Martian

Plastic
Joined
Mar 30, 2021
This process can be further automated with probing. The probe will measure the dimensions, set the WCS, and face the workpiece, without any air-cutting. If the facing is of the same thickness, then the program will be same for all workpieces. Otherwise, this would need to be specified in the beginning of the program.

There are multiple thicknesses with varying amounts to be removed. At present its easier to set the machine bed as zero then Z= thickness of the part and R=Thickness of material.
 

angelw

Diamond
Joined
Sep 10, 2010
Location
Victoria Australia
I'm the manufacturing engineer at a big shop we use multiple macros for for operations that are similar in process. i.e. we constantly face plates to customer thickness, using the macro means I can have an operator do any size or thickness with a few quick alterations. Although this is normally done on aluminium and the conventional milling is not a problem.
Running some titanium at the moment and conventional produces a 75% reduction in tool life and the alternative of having to cam a program for every part will consume my every minute.

Hello Martian,
Whether you wanted to Climb or Convention mill could be specified using a flag set via an argument passed to the Macro. Based on this flag, the Macro could calculate which side of the workpiece to start using the dimensions of the blank and its Origin.

Regards,

Bill
 

Martian

Plastic
Joined
Mar 30, 2021
Hello Martian,
Whether you wanted to Climb or Convention mill could be specified using a flag set via an argument passed to the Macro. Based on this flag, the Macro could calculate which side of the workpiece to start using the dimensions of the blank and its Origin.

Regards,

Bill

Hi Bill,

I have very little knowledge of macro use so if you could further explain that it would be great.
 

angelw

Diamond
Joined
Sep 10, 2010
Location
Victoria Australia
Hi Bill,

I have very little knowledge of macro use so if you could further explain that it would be great.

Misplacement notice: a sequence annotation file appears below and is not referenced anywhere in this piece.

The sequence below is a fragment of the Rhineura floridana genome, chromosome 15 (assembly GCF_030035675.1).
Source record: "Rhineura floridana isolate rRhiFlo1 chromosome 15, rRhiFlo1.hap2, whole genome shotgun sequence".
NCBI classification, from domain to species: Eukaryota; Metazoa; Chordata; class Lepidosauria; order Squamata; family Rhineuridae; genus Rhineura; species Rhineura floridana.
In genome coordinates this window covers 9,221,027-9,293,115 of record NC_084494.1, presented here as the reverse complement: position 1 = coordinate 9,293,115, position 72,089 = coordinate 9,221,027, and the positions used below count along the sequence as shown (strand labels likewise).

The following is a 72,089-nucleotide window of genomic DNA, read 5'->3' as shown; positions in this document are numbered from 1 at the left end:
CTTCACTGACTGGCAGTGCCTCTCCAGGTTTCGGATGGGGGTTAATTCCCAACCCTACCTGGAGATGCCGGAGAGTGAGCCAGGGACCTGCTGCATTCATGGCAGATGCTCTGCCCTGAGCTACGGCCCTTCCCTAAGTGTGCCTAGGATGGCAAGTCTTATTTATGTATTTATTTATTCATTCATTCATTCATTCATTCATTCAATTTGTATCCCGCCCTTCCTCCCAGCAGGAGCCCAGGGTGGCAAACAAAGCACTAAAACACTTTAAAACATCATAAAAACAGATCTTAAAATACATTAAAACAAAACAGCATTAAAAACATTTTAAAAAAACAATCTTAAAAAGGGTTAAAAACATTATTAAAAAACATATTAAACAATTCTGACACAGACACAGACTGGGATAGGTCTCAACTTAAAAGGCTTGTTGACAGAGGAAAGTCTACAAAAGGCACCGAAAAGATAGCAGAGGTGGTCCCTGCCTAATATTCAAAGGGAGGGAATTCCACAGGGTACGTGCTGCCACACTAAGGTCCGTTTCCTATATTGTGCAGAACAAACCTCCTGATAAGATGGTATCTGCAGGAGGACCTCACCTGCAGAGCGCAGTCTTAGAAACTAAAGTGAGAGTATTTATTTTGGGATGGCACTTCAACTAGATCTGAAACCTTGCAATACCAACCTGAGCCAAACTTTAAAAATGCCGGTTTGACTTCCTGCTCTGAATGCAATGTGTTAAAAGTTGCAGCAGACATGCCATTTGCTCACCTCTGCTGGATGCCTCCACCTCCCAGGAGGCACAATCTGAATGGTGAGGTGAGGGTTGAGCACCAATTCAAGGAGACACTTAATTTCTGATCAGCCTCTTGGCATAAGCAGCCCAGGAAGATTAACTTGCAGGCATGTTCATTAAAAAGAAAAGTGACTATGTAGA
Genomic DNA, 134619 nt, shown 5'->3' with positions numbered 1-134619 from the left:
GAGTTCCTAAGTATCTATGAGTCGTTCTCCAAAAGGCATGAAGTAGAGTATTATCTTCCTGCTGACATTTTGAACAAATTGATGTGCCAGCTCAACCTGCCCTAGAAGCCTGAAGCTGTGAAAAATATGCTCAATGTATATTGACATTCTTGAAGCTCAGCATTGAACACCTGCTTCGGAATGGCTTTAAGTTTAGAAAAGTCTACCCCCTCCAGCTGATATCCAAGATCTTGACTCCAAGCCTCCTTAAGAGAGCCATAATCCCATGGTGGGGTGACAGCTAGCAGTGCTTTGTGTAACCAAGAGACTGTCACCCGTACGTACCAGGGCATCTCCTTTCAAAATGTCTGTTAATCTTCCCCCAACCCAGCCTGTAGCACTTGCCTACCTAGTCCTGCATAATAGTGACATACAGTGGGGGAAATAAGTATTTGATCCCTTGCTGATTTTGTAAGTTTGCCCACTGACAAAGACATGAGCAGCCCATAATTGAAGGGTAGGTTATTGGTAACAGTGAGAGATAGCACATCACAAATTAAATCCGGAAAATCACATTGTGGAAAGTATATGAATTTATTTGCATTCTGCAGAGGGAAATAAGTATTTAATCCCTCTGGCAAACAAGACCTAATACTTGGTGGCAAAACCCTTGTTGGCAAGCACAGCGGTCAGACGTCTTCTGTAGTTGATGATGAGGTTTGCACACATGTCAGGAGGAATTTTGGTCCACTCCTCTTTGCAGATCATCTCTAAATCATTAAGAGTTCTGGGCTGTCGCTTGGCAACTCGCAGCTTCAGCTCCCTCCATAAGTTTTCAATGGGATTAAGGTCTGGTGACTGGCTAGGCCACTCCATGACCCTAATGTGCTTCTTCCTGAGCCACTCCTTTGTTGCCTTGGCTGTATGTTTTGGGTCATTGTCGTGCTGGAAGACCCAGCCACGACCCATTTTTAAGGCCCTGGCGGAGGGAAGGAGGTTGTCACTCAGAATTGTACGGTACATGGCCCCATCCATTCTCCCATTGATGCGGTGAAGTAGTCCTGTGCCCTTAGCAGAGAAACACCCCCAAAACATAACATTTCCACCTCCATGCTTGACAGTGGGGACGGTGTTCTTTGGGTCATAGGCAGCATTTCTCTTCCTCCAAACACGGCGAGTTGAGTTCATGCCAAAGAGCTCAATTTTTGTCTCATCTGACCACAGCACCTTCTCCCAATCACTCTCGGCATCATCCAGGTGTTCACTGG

Hello Martian,
If you always use the same X/Y Zero, then you need only pass the coordinates of the diagonally opposite corner of the workpiece and a Flag to specify whether Climb or Conventional milling is to be used. If that's not the case, then the coordinates of both corners on a diagonal would be passed. Given that information and the cutter diameter, its a simple calculation to determine a start point for either Climb, or Conventional Milling.

I'll have time tomorrow night to knock up an example.

Regards,

Bill
 

CORONA VIRUS

Banned
Joined
Feb 25, 2020
I'm the manufacturing engineer at a big shop we use multiple macros for for operations that are similar in process. i.e. we constantly face plates to customer thickness, using the macro means I can have an operator do any size or thickness with a few quick alterations. Although this is normally done on aluminium and the conventional milling is not a problem.
Running some titanium at the moment and conventional produces a 75% reduction in tool life and the alternative of having to cam a program for every part will consume my every minute.

I'm gonna have to disagree. Set up a cam template with a solid face. Create a toolpath, assign to that face and stretch the face to your desired dimension. 90 seconds later you have the program at the machine...if done right.
 

thedude31

Plastic
Joined
Sep 14, 2018
I'm gonna have to disagree. Set up a cam template with a solid face. Create a toolpath, assign to that face and stretch the face to your desired dimension. 90 seconds later you have the program at the machine...if done right.


Exactly! Keep it simple stupid. Creating a master template and operation processes will not only save you time, but save you from potential machine crash or even worse injuries! Obviously these are not the answers he's looking for but just because his shop is use to this practice does not mean it should continue to practice it. Be the big guy and create a template that's universal and clean up the place from that awful macro. Only time I macro is for probing. I've never really had the need to macro for machining purposes. Maybe I haven't been expose to more "complex" shops with this type of practice, but I feel as though this is really unnecessary. Either you guys have a really lazy programmer or you're paying top dollar to have cnc machinist that understand Macro B.

Everyone is some form of an engineer these days :rolleyes5:

^^lol
 

angelw

Diamond
Joined
Sep 10, 2010
Location
Victoria Australia